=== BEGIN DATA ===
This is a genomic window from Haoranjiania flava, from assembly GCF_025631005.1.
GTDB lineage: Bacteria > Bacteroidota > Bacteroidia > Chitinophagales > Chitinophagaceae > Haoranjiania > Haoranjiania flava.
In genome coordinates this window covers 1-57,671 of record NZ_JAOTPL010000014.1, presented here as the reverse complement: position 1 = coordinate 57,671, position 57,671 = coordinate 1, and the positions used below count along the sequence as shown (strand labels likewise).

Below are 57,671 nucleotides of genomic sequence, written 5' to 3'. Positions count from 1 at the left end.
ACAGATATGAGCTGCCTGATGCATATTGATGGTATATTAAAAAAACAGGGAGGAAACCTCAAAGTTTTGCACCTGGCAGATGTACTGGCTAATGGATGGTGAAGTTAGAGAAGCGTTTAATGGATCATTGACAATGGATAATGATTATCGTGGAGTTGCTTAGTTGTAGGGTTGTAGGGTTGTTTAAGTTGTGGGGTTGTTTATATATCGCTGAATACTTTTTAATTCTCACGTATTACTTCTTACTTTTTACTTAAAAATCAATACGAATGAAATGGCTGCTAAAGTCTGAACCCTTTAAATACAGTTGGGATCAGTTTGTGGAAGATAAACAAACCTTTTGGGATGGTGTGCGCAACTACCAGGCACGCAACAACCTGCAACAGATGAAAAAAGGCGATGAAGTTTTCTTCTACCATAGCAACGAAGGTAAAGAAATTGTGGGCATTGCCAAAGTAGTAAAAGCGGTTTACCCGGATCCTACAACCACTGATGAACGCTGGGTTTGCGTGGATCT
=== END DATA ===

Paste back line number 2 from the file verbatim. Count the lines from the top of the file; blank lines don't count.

GTDB lineage: Bacteria > Bacteroidota > Bacteroidia > Chitinophagales > Chitinophagaceae > Haoranjiania > Haoranjiania flava.